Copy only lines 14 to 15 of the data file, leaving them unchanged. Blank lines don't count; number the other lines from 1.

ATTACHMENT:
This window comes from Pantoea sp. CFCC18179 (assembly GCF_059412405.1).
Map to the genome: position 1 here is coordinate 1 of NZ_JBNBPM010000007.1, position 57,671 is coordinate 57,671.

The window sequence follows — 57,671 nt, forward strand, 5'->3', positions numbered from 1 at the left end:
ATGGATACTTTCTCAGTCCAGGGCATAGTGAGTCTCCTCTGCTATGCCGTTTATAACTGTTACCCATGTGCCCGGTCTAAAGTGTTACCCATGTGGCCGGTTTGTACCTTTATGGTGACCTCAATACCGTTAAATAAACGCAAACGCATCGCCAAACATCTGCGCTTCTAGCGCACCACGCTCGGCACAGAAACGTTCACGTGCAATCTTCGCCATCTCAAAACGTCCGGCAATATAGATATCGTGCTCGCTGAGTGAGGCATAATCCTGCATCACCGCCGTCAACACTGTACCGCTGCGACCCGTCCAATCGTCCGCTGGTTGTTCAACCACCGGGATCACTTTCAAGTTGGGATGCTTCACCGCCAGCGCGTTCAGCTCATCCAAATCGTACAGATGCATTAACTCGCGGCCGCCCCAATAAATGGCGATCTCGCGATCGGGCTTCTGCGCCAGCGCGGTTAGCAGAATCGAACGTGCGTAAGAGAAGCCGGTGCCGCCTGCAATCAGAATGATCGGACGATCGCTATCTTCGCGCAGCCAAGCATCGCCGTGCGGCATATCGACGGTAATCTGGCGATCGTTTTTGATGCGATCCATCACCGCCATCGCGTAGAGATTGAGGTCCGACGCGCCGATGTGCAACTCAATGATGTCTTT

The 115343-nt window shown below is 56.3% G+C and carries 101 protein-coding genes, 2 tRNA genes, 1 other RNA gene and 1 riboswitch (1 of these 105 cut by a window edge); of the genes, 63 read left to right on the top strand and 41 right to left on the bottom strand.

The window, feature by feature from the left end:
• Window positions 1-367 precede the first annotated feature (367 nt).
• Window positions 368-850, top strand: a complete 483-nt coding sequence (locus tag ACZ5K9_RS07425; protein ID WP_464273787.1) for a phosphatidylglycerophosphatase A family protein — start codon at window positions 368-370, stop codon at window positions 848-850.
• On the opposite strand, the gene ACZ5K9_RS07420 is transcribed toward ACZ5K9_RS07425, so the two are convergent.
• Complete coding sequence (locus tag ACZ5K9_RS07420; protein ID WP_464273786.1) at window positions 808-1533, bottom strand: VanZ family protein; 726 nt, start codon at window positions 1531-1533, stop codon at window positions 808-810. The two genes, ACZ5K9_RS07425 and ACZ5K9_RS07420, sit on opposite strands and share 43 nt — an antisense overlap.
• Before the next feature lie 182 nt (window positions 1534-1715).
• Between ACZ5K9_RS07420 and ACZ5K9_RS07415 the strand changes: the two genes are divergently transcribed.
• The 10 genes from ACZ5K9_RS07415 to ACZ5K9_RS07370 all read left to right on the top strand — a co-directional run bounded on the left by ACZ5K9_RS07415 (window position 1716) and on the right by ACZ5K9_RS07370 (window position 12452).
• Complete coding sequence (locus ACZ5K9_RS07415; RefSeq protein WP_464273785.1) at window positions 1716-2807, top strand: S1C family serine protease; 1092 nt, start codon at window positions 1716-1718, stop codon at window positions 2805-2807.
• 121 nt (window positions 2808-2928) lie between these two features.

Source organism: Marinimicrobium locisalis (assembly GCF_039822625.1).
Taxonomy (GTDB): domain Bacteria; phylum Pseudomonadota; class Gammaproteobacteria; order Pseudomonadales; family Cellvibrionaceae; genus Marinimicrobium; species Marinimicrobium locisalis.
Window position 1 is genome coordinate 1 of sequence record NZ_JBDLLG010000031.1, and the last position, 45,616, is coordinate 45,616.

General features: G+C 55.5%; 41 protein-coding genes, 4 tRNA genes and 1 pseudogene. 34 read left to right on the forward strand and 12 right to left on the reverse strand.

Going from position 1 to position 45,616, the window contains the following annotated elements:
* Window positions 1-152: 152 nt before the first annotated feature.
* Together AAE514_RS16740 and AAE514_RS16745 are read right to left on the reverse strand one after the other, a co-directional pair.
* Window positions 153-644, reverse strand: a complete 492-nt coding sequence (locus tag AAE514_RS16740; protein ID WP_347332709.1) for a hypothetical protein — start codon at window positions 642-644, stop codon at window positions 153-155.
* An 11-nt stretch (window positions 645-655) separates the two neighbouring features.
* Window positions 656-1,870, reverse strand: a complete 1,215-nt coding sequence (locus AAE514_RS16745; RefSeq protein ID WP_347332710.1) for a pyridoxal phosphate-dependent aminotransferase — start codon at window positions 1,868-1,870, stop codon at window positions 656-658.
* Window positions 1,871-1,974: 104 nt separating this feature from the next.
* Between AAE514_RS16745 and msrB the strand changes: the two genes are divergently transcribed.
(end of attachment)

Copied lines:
• Complete coding sequence (locus ACZ5K9_RS07415; RefSeq protein WP_464273785.1) at window positions 1716-2807, top strand: S1C family serine protease; 1092 nt, start codon at window positions 1716-1718, stop codon at window positions 2805-2807.
• 121 nt (window positions 2808-2928) lie between these two features.